Maybe you noticed that I totally played hooky on the blog last week. I had grand plans to share a really awesome waffle recipe, but after a particularly busy week of lawyering, snow shovelling, and little-nose wiping, I chose wine over writing. You get it, right?
While I was taking a break from blogging, Wiarton Willy or Punxsutawney Phil (or whichever personified groundhog in which you place your trust) apparently forecasted six more weeks of winter. Which suggests that I can expect plenty more busy weeks of shovelling and nose-wiping before we get any spring-like respite.
In the meantime I’m still on a serious soup, stew, chili rotation over here in the K&B Kitchen. And perhaps the only upside to prolonged winterdom is that I get to share even more of our one-pot favourites with you guys.
It’s a little crazy that I’ve been writing this blog for over two years but have never not once shared a chili recipe. I imagined, I guess, that most people didn’t long for a chili recipe, because for me chili has always been one of those dump-whatever-you-have-into-a-
So here is that recipe. Or the veggie version, at least. (I do make a meat one, occasionally, and I will share that one day.) If you’ve already got your own favourite chili recipe you can feel free to move right along OR (better yet) use the “comments” section below to link to it or tell me why yours is way freakin’ better than mine. Don’t worry, I can handle it.
I’ve called my version “Fridge Clearing Chili,” which I appreciate is a bit like calling water “gluten free”. Vegetarian chili is naturally, and should always be, a mechanism for clearing out the almost-expired contents of your refrigerator. If you have to go the grocery store to get the ingredients, then you should definitely be making something more exciting than chili.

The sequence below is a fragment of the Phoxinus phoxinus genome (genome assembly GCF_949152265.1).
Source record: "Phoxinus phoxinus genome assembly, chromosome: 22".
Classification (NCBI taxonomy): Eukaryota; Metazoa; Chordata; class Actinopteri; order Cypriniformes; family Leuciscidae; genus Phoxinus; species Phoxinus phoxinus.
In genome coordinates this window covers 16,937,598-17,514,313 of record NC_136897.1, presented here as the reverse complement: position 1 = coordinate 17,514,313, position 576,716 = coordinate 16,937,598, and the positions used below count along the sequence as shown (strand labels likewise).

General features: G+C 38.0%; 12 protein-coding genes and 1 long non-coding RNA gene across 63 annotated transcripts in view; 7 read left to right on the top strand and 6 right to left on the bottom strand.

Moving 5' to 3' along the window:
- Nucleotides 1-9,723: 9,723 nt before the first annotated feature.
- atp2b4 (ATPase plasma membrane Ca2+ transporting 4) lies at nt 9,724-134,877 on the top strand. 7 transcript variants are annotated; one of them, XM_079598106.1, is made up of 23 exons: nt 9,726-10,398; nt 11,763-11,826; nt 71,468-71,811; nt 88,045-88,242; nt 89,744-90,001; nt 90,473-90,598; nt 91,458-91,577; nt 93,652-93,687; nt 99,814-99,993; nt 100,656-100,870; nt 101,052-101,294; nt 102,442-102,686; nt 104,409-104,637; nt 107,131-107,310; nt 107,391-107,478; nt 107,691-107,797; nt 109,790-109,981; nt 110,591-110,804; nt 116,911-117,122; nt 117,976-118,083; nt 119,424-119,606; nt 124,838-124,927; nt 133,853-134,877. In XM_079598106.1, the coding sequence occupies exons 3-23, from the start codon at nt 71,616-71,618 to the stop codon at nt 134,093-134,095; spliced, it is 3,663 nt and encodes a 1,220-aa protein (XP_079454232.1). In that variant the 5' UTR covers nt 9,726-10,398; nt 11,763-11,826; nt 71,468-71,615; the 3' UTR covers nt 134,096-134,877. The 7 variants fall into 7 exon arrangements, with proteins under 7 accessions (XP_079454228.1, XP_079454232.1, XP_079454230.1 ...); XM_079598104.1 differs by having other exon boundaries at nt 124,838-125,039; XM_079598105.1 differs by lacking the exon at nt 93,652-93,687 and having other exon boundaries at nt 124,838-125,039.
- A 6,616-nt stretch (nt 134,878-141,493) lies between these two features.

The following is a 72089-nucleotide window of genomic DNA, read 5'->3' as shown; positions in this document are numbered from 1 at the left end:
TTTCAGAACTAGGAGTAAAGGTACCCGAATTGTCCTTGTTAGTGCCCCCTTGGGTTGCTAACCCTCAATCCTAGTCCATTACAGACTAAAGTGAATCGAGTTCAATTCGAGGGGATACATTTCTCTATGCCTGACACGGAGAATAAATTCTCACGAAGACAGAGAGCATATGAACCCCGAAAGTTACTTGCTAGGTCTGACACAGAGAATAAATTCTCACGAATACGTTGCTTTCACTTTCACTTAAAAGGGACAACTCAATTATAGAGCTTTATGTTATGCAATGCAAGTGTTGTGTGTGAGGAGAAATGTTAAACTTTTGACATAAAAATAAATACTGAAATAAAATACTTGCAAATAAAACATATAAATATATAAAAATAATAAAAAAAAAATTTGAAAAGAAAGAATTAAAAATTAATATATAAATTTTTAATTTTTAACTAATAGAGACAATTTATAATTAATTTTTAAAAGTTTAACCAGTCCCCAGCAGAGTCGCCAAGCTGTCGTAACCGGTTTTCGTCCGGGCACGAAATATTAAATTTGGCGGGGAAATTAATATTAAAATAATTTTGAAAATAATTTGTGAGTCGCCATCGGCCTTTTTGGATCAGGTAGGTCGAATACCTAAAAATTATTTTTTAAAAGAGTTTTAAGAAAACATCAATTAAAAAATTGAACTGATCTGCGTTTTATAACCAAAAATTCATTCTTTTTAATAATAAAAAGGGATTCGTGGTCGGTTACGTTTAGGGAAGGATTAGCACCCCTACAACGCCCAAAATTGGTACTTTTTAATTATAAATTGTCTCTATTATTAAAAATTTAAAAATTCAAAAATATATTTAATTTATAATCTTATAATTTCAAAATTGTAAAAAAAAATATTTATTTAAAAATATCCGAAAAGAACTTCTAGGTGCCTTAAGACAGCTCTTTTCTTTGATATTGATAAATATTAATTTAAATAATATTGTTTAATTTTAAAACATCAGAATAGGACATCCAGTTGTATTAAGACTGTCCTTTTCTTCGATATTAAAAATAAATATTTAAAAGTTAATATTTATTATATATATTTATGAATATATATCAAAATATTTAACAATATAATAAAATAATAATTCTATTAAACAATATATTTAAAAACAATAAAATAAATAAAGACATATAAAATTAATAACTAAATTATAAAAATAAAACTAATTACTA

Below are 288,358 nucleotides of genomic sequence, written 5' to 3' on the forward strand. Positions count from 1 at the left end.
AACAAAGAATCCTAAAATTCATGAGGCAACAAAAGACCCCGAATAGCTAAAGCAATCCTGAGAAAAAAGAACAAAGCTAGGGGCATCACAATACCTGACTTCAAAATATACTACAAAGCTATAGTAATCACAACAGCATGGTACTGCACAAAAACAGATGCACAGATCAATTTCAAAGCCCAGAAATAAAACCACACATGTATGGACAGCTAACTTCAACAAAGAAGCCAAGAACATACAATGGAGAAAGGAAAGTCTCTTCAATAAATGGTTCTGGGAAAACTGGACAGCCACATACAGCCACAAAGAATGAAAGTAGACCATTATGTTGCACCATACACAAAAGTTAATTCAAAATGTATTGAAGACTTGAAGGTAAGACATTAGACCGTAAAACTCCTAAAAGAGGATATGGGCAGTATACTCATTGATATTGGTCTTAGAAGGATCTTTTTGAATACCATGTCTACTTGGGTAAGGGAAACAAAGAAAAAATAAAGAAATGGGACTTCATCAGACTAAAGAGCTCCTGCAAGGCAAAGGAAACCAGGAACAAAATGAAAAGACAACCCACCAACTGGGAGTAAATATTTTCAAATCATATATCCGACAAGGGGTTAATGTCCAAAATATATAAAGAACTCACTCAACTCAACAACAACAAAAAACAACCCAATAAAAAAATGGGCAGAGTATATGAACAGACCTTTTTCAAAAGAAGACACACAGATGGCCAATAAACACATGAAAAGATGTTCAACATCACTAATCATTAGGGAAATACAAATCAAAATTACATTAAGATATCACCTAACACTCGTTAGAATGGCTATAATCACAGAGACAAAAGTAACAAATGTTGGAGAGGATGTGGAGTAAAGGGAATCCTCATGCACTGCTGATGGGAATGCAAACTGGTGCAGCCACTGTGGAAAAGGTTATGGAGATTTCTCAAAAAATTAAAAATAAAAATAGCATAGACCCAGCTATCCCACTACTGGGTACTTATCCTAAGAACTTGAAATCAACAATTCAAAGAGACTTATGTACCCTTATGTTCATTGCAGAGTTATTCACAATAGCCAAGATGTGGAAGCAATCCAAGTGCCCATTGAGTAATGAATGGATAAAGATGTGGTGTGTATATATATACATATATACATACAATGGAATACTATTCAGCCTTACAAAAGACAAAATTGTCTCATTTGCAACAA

Because this recipe is intended to truly be the path to refrigerator catharsis, I haven’t specified what vegetables should be included in it. I leave it up to you to add whatever you’ve got lying around, although I would steer clear of the brassica-type veggies, like cauliflower, broccoli or cabbage. My version usually incorporates some combination of zucchini, carrot, celery, peppers and mushrooms, but I have also added sweet potato and butternut squash with happy results.
The recipe also calls for a “booster liquid” which doesn’t sound particularly appetizing I realize, but is meant to embrace a wide spectrum of flavourful liquids. Beer is best (in my opinion) but wine, vegetable stock or water will do the trick.
Chili on its own is just ok. What makes it really awesome (and super kid-friendly to boot) is serving it with a selection of tasty accompaniments: quinoa, rice or baked potato on the bottom, and grated cheddar cheese, pickled onions, chopped avocado, shredded cabbage, minced green onions and sour cream on the top. Set it up like a “build your own” chili bar kind of thing, and you might even woo the veggie-shunners in your family. And if you want to really hit things out of the park, fry up a sunny side up egg and throw that on the top of a steaming bowl of chili. It’s what they eat in heaven, I’m pretty sure.
Ok, now your turn to talk chili to me. If you make this recipe, rate it below (good or bad; I can deal!) or comment and tell me whether your family liked it, what tweaks you made, etc. And if you’ve got a beloved chili recipe, share it below. Links are welcome.
- 2 tablespoons cooking oil (I use avocado oil, but any veg oil will work)
- 1 large onion, minced
- 4 cloves garlic, crushed
- 4-6 cups chopped vegetables (e.g. carrots, celery, zucchini, mushrooms, sweet potatoes, butternut squash, peppers)
- 3 tablespoons chili powder (the Mexican mixed stuff, not ground chilis)
- 2 teaspoons ground cumin
- 1 large (28 oz / 796 mL) can crushed tomatoes
- 3 cups "booster liquid" (see note below)
- 2 small (14 oz / 398 mL) cans beans (e.g. black beans, chick peas, kidney beans or pinto beans), drained and rinsed
- 1 cup frozen corn (optional)
- 1 can sliced black olives, drained and rinsed (optional)
- Heat the cooking oil in a large pot or dutch oven set over medium heat.
- Add the onions and sautee for a few minutes or until they soften.
- Add the garlic and vegetables and cook, stirring regularly, until they begin to soften.
- Stir in the chili powder and cumin. When you can smell the spices, add the tomatoes and "booster liquid". Bring to a boil and then reduce the temperature to low and simmer until the vegetables are tender.
- Add the beans and the corn and olives (if using) and cook until they are heated through.
- Serve over quinoa, rice or baked potatoes with your toppings of choice (such as sour cream, grated cheese, chopped avocado and green onion).